When was the first time you can remember playing a videogame? My first gaming memory comes courtesy of Virgin Atlantic; I was on a flight from London to New York, and there was a SNES built into the back of the seat in front (more specifically, it was a Nintendo Gateway System). I think I managed to play Super Mario World for the entire of the 8-hour flight, and I don’t think I managed to beat the first level. I was 7 years old.

I remember my childhood in fragments; snatches of times and places arranged into a haphazard narrative of things I did when I was little. I’m not sure if I remember more or less of my childhood than most people; I have friends who remember their early years with storybook accuracy and others who remember next to nothing, so my patchy recollections are probably about average.

What I know for sure is that the memories that are most vivid for me are the ones that involved strong emotions. Lots of things trigger strong emotions when you’re a child. Getting an awesome Bugs Bunny cake when I was maybe three, then being distraught to see it cut up into chunks. Playing a particularly great tag/swordfighting hybrid with friends in some nondescript play park. Getting so impatient with my mum not paying attention to me that I bit her hand, hard, and immediately feeling overwhelming remorse.

Media triggers strong emotions when you’re a child. I vividly remember the room at my grandparents’ house where I sequestered myself and finished Philip Pullman’s The Amber Spyglass for the first time. I can remember the exact smell of the room as I put the book down and spent the next ten minutes just trying to digest what I was feeling.

Videogames feature heavily in my memories of childhood. Perhaps it’s something in the interactivity of the medium that let me get more invested in my childhood games than in books or films. When I was really young I would conscript videogame stories and elements into my real-life play; in that way my game life and my real life became intertwined.

Final Fantasy VII Gi Nattak

This was that exact point. This damn boss…

There are family holidays that I remember entirely through the filter of videogames. I can remember the exact point that I stopped playing Final Fantasy VII to go on a summer trip to the island of Menorca. I remember diving for rare materia in the hotel swimming pool, obtaining cans of ‘Hyper’ from street vending machines, and the beautiful Cuitadella de Menorca will always remain in my memory as a night-lit extension of Cosmo Canyon.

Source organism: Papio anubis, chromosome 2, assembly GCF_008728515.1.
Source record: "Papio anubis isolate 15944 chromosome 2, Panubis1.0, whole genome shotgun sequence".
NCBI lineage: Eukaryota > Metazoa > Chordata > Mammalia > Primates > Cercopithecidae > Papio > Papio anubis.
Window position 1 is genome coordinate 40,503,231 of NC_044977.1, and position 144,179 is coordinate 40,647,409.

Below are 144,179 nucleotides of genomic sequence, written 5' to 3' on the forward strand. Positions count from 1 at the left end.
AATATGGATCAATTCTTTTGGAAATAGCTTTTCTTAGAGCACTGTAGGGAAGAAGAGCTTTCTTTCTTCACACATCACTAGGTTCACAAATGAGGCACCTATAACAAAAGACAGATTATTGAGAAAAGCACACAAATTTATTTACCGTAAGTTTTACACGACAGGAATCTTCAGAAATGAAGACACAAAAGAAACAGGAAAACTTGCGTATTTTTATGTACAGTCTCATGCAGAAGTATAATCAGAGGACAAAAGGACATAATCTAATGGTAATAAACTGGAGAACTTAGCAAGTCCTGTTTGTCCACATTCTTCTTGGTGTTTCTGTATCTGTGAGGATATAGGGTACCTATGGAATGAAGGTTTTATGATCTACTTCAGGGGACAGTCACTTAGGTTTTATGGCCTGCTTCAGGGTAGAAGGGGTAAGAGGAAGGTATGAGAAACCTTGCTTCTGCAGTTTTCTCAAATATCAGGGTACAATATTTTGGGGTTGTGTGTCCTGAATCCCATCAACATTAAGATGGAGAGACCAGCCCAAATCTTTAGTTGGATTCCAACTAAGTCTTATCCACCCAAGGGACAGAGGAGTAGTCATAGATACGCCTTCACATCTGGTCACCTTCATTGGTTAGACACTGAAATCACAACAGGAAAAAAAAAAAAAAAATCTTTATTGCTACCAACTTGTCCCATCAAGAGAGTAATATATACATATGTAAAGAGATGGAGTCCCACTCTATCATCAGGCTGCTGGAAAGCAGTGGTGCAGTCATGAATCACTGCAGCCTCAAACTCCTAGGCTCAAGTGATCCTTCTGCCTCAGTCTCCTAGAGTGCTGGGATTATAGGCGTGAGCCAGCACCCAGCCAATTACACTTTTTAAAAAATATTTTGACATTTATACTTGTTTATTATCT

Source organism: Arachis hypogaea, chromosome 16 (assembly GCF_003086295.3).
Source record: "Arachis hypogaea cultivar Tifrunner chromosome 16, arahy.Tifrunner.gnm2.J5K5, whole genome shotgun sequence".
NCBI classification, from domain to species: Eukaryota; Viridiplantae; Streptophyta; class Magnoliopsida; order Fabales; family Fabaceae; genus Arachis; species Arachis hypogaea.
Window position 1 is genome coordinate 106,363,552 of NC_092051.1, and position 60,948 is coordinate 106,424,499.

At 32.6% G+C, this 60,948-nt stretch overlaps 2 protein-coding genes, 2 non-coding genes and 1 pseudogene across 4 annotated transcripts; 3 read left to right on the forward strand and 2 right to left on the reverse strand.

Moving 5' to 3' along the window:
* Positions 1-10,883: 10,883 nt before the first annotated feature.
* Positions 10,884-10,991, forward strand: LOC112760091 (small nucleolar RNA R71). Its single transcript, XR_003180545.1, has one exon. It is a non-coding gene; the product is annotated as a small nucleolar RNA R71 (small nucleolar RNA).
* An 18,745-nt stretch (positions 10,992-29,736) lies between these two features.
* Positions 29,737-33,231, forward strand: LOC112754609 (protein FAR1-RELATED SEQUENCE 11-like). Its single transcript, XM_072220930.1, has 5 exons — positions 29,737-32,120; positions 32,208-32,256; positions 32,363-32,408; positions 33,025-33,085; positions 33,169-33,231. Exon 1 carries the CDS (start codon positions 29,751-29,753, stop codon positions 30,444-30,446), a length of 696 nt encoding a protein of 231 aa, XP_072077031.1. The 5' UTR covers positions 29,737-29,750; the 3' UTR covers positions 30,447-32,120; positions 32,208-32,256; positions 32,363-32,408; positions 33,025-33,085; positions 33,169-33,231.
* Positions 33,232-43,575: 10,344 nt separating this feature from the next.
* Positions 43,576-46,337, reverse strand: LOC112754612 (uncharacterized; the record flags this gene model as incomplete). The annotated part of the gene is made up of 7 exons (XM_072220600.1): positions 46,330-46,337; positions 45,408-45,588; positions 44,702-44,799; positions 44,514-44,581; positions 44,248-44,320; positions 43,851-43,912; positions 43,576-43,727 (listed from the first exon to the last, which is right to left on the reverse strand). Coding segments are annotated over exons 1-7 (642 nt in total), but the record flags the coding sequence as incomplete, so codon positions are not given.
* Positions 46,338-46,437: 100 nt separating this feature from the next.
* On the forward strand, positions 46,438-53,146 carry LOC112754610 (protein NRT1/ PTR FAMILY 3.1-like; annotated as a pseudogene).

There’s a holiday which I remember almost nothing about except one journey in the back of a rented car during which I climbed Victory Road in Pokemon Silver. I can’t remember which country we were even in, but I vividly remember the grimy carpark where I finally caught a Skarmory.

Pokemon Skarmory

Objectively cooler than Venice when you are 10.

Perhaps it says something about me that my holiday memories are not about beautiful architecture or exotic locations, but about videogames. I prefer to think it says something about children; kids, on the whole, have really shitty priorities. But shitty priorities can still beget strong emotions, and strong emotions are how we form memories – real science people with fancy degrees have confirmed it. When you’re a kid catching a rare Pokemon elicits more emotion than any number of fancy old buildings.

Replaying some of my favourite games today is like navigating a map of childhood memories. There’s a particular part of Final Fantasy IX that I can’t play without recalling, in detail, the interior of the room in my friend’s house where we stayed up half the night to beat it. There’s a stretch of road in Final Fantasy X that cannot fail to recall the time a group of us camped in someone’s garden with an extension cable, a tiny television and a PS2. Yes, I played a lot of Final Fantasy as a kid.

I’m going to go out on a non-scientific limb and suggest that there’s a point during our formative years when media affects us more powerfully, when we form more vivid memories and stronger ties to a particular book, film or videogame than we would if we’d played it as an adult. I think that this influences the conversations we have about games today.

Let’s look at Final Fantasy VII – because no, I don’t feel I’ve spent enough time on this particular franchise already – widely considered the most popular Final Fantasy title to date. This is always a pretty fraught debate, but I bet if you polled everyone who considers themselves a Final Fantasy fan and asked them which the best Final Fantasy game is, the most popular answer would be Final Fantasy VII.

I don’t think so many people consider Final Fantasy VII the best in the series because they really objectively think that it’s the best mechanically, aesthetically or in terms of story, though these are all factors as to why people love that game so much. I think that much of the lasting appeal has to do with Final Fantasy VII being released at a time when the kinds of people who get involved in discussions about which is the best Final Fantasy were at an age when such a game could leave a visceral, lasting emotional impression on them.